Every day, eight American children and teenagers die from gun violence. More than 29,000 people are killed by guns in the U.S. each year. One major reason for these deaths is easy access to guns.
There are an astounding 200 million privately owned firearms in our nation today, including 65 million handguns. The victims of gun violence are of all ages and from all races.
The most recent government figures reveal that 2,825 children and teens died in America from gunshots in 2004. Since the assassinations of Senator Robert Kennedy and Martin Luther King Jr. in 1968, more than a million Americans have been killed by guns in the U.S. That's more than the total number of U.S. combat deaths in all the wars in American history.
Shooting deaths occur on our streets, in our homes, and even in our schools. The massacre at Virginia Tech in April was the latest in a long list of schools where mass shootings have occurred. In each case, the shooters had easy access to firearms.
By contrast, other industrialized democracies such as Britain and Japan place far more restrictions on gun ownership. As a consequence, they all have dramatically lower rates of deaths from gun violence.
The Second Amendment was not intended to be a license for mass murder. Just as the government regulates the use of motor vehicles and the purchase of alcohol, it can and must enact strong laws to shrink the number of guns in our communities and reduce the violence they breed.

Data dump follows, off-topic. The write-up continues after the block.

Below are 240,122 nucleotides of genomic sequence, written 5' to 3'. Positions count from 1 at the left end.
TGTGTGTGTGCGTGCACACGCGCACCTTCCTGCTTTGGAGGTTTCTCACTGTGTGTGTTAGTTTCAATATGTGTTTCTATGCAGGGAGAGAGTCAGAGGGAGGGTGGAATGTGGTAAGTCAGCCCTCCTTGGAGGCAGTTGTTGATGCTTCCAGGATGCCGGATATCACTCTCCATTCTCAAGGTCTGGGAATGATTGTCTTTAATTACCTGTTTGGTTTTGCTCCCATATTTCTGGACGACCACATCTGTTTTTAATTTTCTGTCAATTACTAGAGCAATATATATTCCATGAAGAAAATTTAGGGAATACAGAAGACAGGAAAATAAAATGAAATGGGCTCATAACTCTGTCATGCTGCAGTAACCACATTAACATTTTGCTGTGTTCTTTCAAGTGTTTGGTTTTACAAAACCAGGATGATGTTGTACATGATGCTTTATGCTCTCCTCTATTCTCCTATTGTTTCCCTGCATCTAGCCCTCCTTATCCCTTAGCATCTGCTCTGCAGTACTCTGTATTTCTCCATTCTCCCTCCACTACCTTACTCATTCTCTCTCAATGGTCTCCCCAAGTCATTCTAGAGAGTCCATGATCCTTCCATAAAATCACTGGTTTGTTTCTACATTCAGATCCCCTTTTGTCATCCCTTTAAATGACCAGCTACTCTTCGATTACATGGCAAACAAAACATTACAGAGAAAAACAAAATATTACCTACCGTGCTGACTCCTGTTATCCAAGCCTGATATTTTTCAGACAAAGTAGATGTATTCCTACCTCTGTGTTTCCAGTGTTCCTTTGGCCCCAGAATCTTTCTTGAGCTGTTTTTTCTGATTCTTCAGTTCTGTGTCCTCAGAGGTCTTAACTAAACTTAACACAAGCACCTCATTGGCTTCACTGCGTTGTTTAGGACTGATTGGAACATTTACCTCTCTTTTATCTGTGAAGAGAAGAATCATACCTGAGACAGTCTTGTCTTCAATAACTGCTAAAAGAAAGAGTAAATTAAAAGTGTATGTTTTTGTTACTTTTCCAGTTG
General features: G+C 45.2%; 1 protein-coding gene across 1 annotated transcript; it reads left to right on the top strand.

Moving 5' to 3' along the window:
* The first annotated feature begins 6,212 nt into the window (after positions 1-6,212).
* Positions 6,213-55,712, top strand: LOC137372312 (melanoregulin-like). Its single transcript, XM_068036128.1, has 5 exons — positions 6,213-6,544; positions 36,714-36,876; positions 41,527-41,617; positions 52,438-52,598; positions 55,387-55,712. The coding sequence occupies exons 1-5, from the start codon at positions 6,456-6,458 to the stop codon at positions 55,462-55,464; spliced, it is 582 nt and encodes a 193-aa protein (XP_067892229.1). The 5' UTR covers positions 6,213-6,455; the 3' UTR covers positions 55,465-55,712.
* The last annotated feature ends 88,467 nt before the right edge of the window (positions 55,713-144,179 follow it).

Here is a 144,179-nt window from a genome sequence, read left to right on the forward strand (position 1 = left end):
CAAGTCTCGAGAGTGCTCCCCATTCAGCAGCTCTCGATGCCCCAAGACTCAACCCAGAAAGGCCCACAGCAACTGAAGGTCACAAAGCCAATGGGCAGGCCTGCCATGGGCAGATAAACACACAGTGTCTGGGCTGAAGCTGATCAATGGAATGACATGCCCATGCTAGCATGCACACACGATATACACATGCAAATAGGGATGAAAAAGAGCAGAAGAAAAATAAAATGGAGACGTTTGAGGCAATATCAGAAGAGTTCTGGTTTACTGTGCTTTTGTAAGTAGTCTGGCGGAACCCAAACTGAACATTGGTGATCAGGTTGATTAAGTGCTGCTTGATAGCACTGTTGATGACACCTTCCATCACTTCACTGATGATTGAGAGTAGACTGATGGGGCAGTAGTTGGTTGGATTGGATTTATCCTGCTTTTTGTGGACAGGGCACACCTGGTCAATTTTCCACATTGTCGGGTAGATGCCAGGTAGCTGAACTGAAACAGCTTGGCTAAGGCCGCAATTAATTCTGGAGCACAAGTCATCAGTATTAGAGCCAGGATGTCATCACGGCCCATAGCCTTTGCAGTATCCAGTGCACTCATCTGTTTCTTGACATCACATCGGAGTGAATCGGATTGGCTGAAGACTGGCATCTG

Marian Wright Edelman
President, Children's Defense Fund
When people ask if firearms are too accessible in America, they might as well ask if religion and speech are too free. Almost all Americans agree that the second question is absurd, but so is the first one. The right to keep and bear arms is guaranteed in the Second Amendment, and access to firearms for law-abiding citizens is critical to keep that right intact.
That right doesn't come without regulation. There are thousands of laws regulating the purchase, possession, and use of guns.
Businesses selling firearms must be federally licensed. People buying them have to meet certain requirements and pass background checks. Many jurisdictions impose waiting periods between the time someone walks into a store to buy a gun and when it can actually be taken home. All of these laws are designed to keep firearms out of the hands of criminals.
Do the laws work? Not always, but the data show that the areas of our country with the most draconian restrictions on firearms have the highest levels of crime. Criminals, by definition, break the law. Excessive firearm laws only restrict the rights of law-abiding citizens.
Nowhere in our country are firearms too accessible, and, in many areas, firearms are not accessible enough. In our nation's capital, gun-control laws are so restrictive that, in effect, only the criminals have access to guns.
We are fortunate to live in a country whose Founders valued this critical right enough to protect it. They were able to bear arms and defeat tyranny. In the end, that's what this right is about.
U.S. Senator Larry Craig
Republican of Idaho